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What DSPs and in which order for reduce Tape Hiss?
servimo
post Oct 18 2009, 22:41
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I have a lot of FLACs recorded from cassete tapes and want to know if there is a away by using DSPs and in which order to reduce the Hiss during playback? And If there is a good Equalizer preset that do the trick? Noise Sharpening or Dolby Headphones could be for this thing? I know that I could try out, but I want to try some others experiments with this from others. I mean exchange experience (Google translation)

This post has been edited by servimo: Oct 18 2009, 23:06
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servimo
post Oct 19 2009, 01:30
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QUOTE (servimo @ Oct 18 2009, 18:41) *
I have a lot of FLACs recorded from cassete tapes and want to know if there is a away by using DSPs and in which order to reduce the Hiss during playback? And If there is a good Equalizer preset that do the trick? Noise Sharpening or Dolby Headphones could be for this thing? I know that I could try out, but I want to try some others experiments with this from others. I mean exchange experience (Google translation)


Maybe the right question on this is: How to reduce Tape Hiss when playing tracks using foobar2000?
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odyssey
post Oct 19 2009, 01:55
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I don't think you can (easily). You can probably find some nice VST's that does this and use the VST wrapper, but it will be applied to all the tracks you listen to, then.

Hiss reduction is not easily to get rid of. It is not tied to a certain frequency, but rather a large spectrum of frequencies (much like white noise)

You need an advanced filter to sort out random noise and while it may have somewhat good effects on your tape-recordings, it will probably destroy parts of music with weird alien-like artifacts. If you find a good VST with configurable settings, you might be better off converting the needed tracks with VST plugin applied to different files, however the best approach might be to edit them in an audio editor.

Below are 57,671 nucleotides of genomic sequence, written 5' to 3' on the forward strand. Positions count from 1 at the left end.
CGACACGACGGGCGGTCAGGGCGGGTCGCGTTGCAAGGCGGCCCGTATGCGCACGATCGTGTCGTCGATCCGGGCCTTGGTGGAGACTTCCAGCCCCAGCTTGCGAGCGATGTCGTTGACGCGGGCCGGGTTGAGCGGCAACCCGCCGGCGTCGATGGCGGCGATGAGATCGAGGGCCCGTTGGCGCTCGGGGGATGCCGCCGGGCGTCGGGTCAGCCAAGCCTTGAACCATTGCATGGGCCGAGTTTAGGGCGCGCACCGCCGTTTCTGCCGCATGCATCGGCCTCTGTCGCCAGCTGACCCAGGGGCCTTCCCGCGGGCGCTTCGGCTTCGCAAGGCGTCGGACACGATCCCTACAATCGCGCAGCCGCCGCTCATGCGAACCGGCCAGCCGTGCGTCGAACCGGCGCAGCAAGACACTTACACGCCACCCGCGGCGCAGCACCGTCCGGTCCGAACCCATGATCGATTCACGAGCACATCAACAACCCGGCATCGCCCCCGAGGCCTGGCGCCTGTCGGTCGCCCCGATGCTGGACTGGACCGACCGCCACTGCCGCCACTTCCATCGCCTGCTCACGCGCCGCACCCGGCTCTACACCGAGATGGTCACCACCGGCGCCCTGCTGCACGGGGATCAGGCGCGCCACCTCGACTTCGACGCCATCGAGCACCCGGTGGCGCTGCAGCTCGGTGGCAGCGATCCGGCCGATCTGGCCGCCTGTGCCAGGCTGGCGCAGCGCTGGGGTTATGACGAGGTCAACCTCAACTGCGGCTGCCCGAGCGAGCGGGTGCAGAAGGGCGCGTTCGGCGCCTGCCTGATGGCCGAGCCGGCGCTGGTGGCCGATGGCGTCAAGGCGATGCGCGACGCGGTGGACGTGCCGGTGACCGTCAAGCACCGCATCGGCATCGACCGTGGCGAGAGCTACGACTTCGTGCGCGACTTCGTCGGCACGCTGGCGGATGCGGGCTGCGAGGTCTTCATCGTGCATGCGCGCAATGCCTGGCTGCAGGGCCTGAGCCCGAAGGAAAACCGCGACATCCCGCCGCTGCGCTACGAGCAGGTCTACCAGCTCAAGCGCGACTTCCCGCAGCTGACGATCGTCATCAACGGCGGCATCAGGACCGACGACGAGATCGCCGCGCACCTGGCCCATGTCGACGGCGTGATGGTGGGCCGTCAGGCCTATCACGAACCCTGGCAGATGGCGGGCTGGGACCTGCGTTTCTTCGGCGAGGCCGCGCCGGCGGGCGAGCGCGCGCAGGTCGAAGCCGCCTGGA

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servimo
post Oct 19 2009, 02:13
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I didn't think about a VST wrapper, I will try this. Thanks for replying.

It looks like VST will make hard use of the CPU, at least for the ones I tried. I am not want to totally exterminate the Noise just want to reduce it a little while playing. I was thinking in slowing the highs using Equalization and maybe somebody know of some DSP plugins that will do this. I found this dsp plugin for Winamp "Tape Restore Live" to use with winamp DSP bridge, but still lots of CPU usage.

This post has been edited by servimo: Oct 19 2009, 02:46
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shakey_snake
post Oct 19 2009, 02:26
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QUOTE (odyssey @ Oct 18 2009, 20:55) *
I don't think you can (easily). You can probably find some nice VST's that does this and use the VST wrapper, but it will be applied to all the tracks you listen to, then.

You can use the converter with an appropriate VTS plugin+wrapper to avoid this, although the files would then be permanently altered.

This post has been edited by shakey_snake: Oct 19 2009, 02:27


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servimo
post Oct 19 2009, 02:48
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QUOTE (shakey_snake @ Oct 18 2009, 22:26) *
QUOTE (odyssey @ Oct 18 2009, 20:55) *
I don't think you can (easily). You can probably find some nice VST's that does this and use the VST wrapper, but it will be applied to all the tracks you listen to, then.

You can use the converter with an appropriate VTS plugin+wrapper to avoid this, although the files would then be permanently altered.


Is not a good idea, I don't want to modify the sound source.
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shakey_snake
post Oct 19 2009, 02:58
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Well the tape hiss could be considered a modification in itself. smile.gif


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odyssey
post Oct 19 2009, 09:12
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QUOTE (servimo @ Oct 19 2009, 03:13) *
It looks like VST will make hard use of the CPU, at least for the ones I tried. I am not want to totally exterminate the Noise just want to reduce it a little while playing. I was thinking in slowing the highs using Equalization and maybe somebody know of some DSP plugins that will do this. I found this dsp plugin for Winamp "Tape Restore Live" to use with winamp DSP bridge, but still lots of CPU usage.

As I said, it's an advanced process and not something you would normally fix using a DSP. It doesn't matter how "hard" you want to apply the reduction - The process itself is very CPU intensive. That's why I recommend you to modify your files instead.

There is currently no DSP that does this in foobar2000 natively, so your best option is to use a VST or maybe the Winamp DSP wrapper.

QUOTE (shakey_snake @ Oct 19 2009, 03:26) *
QUOTE (odyssey @ Oct 18 2009, 20:55) *
I don't think you can (easily). You can probably find some nice VST's that does this and use the VST wrapper, but it will be applied to all the tracks you listen to, then.

You can use the converter with an appropriate VTS plugin+wrapper to avoid this, although the files would then be permanently altered.